34

The compiler keeps complaining I'm trying to bind an lvalue to an rvalue reference, but I cannot see how. I'm new to C++11, move semantics, etc., so please bear with me.

I have this function:

template <typename Key, typename Value, typename HashFunction, typename Equals>
Value& FastHash<Key, Value, HashFunction, Equals>::operator[](Key&& key)
{
    //  Some code here...

    Insert(key, Value()); // Compiler error here

    //   More code here.
}

which calls this method:

template <typename Key, typename Value, typename HashFunction, typename Equals>
void FastHash<Key, Value, HashFunction, Equals>::Insert(Key&& key, Value&& value)
{
    // ...
}

I keep getting errors like the following:

cannot convert argument 1 from 'std::string' to 'std::string &&'

on the Insert() call. Isn't key defined as an rvalue in the operator overload? Why is it being reinterpreted as an lvalue?

1 Answer 1

42
Insert(key, Value()); // Compiler error here

key here is Key&& key - this is an lvalue! It has a name, and you can take its address. It's just that type of that lvalue is "rvalue reference to Key".

You need to pass in an rvalue, and for that you need to use std::move:

Insert(std::move(key), Value()); // No compiler error any more

I can see why this is counter-intuitive! But once you distinguish between a rvalue reference (which is a reference bound to an rvalue) and an actual rvalue, it becomes clearer.

Edit: the real problem here is using rvalue references at all. It makes sense to use them in a function template where the type of the argument is deduced, because this allows the argument to bind to either an lvalue reference or an rvalue reference, due to reference collapsing rules. See this article and video for why: http://isocpp.org/blog/2012/11/universal-references-in-c11-scott-meyers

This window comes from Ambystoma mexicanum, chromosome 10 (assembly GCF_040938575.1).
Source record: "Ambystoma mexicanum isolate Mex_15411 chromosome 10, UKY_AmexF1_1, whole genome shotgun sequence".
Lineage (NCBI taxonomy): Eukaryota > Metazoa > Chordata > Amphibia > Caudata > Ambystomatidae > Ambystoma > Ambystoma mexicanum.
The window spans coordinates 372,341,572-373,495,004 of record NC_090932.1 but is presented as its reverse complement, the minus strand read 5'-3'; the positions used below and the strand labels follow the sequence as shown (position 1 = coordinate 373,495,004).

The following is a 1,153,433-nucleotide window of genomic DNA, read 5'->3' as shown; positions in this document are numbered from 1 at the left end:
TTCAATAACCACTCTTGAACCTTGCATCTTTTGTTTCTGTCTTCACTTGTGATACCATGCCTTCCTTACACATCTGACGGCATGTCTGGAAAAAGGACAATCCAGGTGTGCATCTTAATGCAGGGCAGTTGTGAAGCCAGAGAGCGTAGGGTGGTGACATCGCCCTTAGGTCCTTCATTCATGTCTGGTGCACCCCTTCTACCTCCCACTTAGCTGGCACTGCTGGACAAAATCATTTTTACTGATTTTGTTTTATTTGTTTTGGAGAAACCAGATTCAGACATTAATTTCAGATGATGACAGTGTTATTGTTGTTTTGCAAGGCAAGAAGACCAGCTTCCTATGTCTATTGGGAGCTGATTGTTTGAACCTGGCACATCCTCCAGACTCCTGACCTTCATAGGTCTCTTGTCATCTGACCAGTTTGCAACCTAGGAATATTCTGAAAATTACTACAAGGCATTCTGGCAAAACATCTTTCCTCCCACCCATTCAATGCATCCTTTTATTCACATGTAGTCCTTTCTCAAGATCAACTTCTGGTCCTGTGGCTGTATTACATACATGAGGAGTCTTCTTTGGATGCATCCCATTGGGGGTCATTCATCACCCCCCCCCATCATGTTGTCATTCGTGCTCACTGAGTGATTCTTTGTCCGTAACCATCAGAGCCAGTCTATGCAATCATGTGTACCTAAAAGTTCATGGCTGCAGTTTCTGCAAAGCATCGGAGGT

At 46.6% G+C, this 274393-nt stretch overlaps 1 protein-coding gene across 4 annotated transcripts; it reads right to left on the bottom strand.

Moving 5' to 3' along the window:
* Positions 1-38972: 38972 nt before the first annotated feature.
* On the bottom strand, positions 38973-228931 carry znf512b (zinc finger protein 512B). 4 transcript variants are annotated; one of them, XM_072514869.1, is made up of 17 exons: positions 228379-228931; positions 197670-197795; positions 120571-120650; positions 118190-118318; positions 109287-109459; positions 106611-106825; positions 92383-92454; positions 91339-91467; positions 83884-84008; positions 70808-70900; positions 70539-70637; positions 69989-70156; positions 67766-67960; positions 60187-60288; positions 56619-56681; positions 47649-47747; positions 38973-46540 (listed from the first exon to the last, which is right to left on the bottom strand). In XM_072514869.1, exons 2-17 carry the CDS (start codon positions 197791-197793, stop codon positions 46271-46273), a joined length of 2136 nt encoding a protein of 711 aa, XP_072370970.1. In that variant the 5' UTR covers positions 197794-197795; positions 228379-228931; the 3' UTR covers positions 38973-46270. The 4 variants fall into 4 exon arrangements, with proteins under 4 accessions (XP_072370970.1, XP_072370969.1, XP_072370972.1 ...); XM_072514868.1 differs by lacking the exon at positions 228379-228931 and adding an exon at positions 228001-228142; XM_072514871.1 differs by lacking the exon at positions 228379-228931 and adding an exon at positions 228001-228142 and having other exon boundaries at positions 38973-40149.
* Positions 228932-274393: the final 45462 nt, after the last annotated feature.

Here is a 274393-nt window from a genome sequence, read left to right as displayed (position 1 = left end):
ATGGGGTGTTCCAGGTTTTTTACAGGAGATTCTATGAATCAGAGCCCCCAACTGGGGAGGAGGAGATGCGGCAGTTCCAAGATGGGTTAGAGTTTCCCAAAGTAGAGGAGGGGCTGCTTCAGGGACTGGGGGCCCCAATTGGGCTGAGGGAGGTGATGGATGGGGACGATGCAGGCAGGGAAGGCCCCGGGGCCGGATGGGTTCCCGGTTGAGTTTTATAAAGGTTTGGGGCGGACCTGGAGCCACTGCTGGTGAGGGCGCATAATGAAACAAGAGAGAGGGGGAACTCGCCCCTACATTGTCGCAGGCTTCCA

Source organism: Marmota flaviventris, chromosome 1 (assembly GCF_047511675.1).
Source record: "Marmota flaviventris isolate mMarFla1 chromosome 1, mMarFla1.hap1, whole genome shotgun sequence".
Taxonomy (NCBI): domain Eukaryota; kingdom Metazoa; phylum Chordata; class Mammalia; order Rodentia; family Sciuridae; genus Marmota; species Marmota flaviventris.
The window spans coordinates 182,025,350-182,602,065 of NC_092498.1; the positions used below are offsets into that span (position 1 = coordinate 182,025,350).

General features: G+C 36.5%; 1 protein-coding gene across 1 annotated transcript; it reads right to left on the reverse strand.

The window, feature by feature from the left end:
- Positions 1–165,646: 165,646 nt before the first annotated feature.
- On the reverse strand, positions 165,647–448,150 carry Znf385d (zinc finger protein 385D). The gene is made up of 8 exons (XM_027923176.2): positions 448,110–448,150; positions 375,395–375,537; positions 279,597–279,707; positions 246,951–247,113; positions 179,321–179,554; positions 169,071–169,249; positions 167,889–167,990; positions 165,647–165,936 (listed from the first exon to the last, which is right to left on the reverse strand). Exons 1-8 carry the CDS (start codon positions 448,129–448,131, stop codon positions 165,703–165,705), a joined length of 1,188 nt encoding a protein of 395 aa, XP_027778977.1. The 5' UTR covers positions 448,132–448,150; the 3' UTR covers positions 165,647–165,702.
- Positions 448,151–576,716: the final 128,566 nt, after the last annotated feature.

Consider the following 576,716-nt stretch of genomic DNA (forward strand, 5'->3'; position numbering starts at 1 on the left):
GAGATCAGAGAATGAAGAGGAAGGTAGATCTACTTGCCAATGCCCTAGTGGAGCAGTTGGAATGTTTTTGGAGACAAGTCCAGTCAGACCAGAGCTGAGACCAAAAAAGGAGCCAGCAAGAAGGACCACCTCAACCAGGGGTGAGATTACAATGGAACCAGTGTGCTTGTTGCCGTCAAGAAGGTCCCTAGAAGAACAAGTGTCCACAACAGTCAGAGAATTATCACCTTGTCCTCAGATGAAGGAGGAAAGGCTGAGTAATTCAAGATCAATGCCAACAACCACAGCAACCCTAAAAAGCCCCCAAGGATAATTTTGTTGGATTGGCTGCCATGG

However, in this case the type of Key is not deduced when the function is called, as it has already been determined by the class when you instantiated FastHash<std::string, ... >. Thus you really are prescribing the use of rvalue references, and thus using std::move fixes the code.

I would change your code to that the parameters are take by value:

template <typename Key, typename Value, typename HashFunction, typename Equals>
Value& FastHash<Key, Value, HashFunction, Equals>::operator[](Key key)
{
    //  Some code here...

    Insert(std::move(key), Value());

    //   More code here.
}

template <typename Key, typename Value, typename HashFunction, typename Equals>
void FastHash<Key, Value, HashFunction, Equals>::Insert(Key key, Value value)
{
    // ...
}

Don't worry too much about extra copies due to use of value arguments - these are frequently optimised out by the compiler.

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  • 2
    Isn't the type of the lvalue just "Key"? In what way is the rvalue-reference-ness still preserved?
    – user743382
    Dec 14, 2013 at 12:59
  • This works, but I'm not sure I understand the issue that hvd has raised. Could you explain? Dec 14, 2013 at 13:09
  • 2
    @polkadotcadaver I deleted my answer, because yours does a far better job. The question I had was a language lawyery question. The parameter key has type Key&&, but unless my understanding of C++ is wrong here, the expression key is an lvalue of type Key, not an lvalue of type Key&&.
    – user743382
    Dec 14, 2013 at 13:27
  • 2
    @hvd You're right; lvalueness is a property of an expression, and expressions don't have reference type, see [expr]/5.
    – dyp
    Dec 14, 2013 at 13:32
  • 3
    @KristianD'Amato Yes; for C++11, I'm typically using draft n3485, which is publicly available for free, and incorporates some fixes to the Standard (which itself is not free). For the most recent draft, including C++1y features, you can use the cplusplus draft github repository.
    – dyp
    Dec 14, 2013 at 13:42

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